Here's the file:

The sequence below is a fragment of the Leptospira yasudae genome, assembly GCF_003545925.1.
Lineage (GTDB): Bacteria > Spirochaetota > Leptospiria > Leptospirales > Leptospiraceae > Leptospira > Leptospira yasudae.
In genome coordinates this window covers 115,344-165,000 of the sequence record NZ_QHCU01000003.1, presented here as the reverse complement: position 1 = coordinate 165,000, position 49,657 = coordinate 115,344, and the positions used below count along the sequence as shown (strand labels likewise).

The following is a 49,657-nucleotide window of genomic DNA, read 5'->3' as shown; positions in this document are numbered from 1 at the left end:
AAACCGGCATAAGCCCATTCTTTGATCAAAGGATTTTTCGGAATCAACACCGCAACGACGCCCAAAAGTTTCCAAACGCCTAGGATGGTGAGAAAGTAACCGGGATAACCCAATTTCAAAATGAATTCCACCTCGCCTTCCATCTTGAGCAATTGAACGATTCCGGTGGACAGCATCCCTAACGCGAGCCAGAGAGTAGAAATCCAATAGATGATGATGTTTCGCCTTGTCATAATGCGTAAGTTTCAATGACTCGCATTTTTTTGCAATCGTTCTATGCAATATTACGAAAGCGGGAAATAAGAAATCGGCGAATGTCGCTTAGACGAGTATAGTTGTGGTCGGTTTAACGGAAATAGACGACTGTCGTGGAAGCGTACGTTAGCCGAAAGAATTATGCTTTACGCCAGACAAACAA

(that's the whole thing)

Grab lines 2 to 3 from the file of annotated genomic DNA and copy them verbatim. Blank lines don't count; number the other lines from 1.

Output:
Lineage (GTDB): Bacteria > Spirochaetota > Leptospiria > Leptospirales > Leptospiraceae > Leptospira > Leptospira yasudae.
In genome coordinates this window covers 115,344-165,000 of the sequence record NZ_QHCU01000003.1, presented here as the reverse complement: position 1 = coordinate 165,000, position 49,657 = coordinate 115,344, and the positions used below count along the sequence as shown (strand labels likewise).